Reforms move people off welfare into workplace

Posted: Saturday, March 02, 2002

Reforms enacted five years ago are changing how area agencies approach welfare clients, and one Kenai Peninsula organization received the governor's stamp of approval for its innovations.

In December, Gov. Tony Knowles honored the Cook Inlet Council on Alcohol and Drug Abuse as a recipient of a WorkStar award for its efforts. In addition to hiring a long-term welfare client and working with her to improve her workplace skills, CICADA secured a grant which allowed it to implement new programs focusing on women's services.

"By our own admission we were not real effective with women clientele," said Henry Novak, executive director for CICADA. "We wanted to raise the performance across the board of women on welfare with domestic violence, mental health and substance abuse (issues)."

Women who are dealing with such things are going to have a hard time doing well at work, said Novak.

So, in conjunction with the Peninsula Job Center, the Women's Resource and Crisis Center's Transitional Living Center, Central Peninsula Counseling Services and the Department of Labor, CICADA has started classes teaching women skills that will help them get off of welfare permanently.

Susan Lacey, work services supervisor for the job center, nominated CICADA for its efforts.

"What it's done has really filled in a gap in the community in serving clients because it was difficult to get in to one of these (organizations) without a month or two or three window," she said. "Now with this grant, the clients can get in right away. It has opened a door to see a counselor more quickly."

The life skills and healthy lifestyles classes are open to men and women and are well attended, said Lacey. The classes deal not only with substance abuse, mental health problems and domestic violence, but also such topics as nutrition, parenting and healthy relationships.

"(The peninsula) is very rural and spread out -- a big area with a small population," Novak said. "A lot of people are from somewhere else without extended family for support."

The peninsula can be isolating for a women with low job skills, child care problems and no extended family to lean on, he said.

Kenai Peninsula families and others nationwide will soon arrive at the 60-month time limit placed upon their benefits by welfare reforms enacted in 1997.

While Novak said the time limit is a looming problem, the best CICADA can hope to do is give women the skills they need to survive life without welfare assistance.

"I see us getting better at working together," said Novak of the cooperation between his organization and others. "To have a collaboration like this with a much closer working relationship, we all are much more aware of what others are doing."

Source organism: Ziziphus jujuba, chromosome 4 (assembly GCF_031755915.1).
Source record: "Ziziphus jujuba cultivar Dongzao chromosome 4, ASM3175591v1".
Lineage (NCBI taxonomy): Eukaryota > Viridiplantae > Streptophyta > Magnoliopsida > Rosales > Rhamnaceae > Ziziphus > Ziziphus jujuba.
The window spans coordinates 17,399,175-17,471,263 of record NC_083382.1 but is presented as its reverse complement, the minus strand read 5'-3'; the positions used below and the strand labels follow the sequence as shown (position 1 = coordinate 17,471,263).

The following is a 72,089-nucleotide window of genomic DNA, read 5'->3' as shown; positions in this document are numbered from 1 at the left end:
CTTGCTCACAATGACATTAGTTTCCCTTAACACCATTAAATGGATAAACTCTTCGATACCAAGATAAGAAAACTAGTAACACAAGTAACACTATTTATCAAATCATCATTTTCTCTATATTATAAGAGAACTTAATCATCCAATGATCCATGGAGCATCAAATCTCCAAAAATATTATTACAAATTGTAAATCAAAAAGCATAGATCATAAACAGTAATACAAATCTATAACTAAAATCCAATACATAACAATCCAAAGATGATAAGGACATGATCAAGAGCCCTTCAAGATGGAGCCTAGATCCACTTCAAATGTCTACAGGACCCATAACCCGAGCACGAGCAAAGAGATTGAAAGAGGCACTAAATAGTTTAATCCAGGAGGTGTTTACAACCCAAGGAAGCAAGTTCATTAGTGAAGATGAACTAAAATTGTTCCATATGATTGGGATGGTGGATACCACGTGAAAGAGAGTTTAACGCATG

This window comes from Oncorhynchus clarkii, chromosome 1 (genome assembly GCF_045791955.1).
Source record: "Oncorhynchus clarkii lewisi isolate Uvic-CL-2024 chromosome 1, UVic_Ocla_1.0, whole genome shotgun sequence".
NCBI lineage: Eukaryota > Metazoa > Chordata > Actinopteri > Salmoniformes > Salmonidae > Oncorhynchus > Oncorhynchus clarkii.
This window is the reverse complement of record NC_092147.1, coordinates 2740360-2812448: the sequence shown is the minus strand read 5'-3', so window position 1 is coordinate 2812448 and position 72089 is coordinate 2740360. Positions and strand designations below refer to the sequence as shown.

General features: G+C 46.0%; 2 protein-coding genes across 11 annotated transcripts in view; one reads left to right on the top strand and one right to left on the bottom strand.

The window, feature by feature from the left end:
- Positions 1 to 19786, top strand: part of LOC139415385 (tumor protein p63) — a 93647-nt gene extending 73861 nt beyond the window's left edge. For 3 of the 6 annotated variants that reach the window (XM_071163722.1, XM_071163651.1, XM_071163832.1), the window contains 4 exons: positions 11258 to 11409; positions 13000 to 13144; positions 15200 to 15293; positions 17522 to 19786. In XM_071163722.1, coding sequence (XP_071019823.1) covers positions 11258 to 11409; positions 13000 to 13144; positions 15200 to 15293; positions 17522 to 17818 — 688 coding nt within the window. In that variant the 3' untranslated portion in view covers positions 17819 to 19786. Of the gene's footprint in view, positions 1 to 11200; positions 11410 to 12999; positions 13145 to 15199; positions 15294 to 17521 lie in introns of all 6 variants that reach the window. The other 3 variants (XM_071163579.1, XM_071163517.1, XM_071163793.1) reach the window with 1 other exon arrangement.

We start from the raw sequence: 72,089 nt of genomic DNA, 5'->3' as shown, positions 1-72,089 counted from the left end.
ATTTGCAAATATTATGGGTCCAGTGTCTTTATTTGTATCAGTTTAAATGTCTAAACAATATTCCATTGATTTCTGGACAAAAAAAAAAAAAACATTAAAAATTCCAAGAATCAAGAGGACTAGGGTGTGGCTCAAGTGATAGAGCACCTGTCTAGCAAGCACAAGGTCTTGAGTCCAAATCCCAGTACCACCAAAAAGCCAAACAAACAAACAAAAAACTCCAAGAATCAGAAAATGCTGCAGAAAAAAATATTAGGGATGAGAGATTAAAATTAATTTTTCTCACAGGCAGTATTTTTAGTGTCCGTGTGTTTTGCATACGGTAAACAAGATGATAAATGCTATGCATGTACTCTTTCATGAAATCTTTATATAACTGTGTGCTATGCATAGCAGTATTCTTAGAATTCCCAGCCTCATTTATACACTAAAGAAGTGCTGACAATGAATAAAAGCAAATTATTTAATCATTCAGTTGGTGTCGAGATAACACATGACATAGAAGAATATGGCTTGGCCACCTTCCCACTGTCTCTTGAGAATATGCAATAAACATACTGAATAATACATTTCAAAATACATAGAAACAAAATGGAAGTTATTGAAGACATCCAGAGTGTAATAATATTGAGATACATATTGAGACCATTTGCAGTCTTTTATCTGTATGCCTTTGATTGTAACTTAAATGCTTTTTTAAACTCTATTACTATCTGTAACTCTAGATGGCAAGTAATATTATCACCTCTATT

According to a study by the University of Alaska Anchorage, almost 90 percent of recipients who have left welfare are women typically with two children.

"A big chunk of the women living in poverty on the peninsula are single women and mothers," Novak said. "It is a big problem in this community that there are so many women living on or below the poverty line. In order to deal with them effectively we need to focus on them. "

CICADA took its own advice and hired a temporary assistance client, working with her extensively until her welfare file could be closed. For its work on an individual basis, Lacey wanted to reward CICADA, but one of the primary reasons she nominated the council was because of the impact its programs have had on the coordination between peninsula organizations.

"What we have seen as one of biggest benefits is that it has really brought together other resources in the community. Instead of having three different case managers we come together at one table and all three or four work together jointly."

Having case workers on the same page is helping clients get back out into the work force faster and with more knowledge, said Lacey.

"CICADA as a whole has been extremely supportive with our clientele. Their issues are getting resolved more quickly. I think what it is doing is helping identify issues -- getting them into a healthy lifestyle and getting them back into the job market," said Lacey.

According to state statistics, the average welfare caseload in Alaska has declined 39 percent since the implementation of the 1997 reforms, and caseloads are at their lowest in 12 years.

What are recipients doing if they are no longer depending on governmental support? According to the Division of Public Assistance, 65 percent of them are working or participating in work-related activities. To the state and other agencies, work-related encompasses anything focused on long-term employability such as on the job training, post secondary education and technical training.

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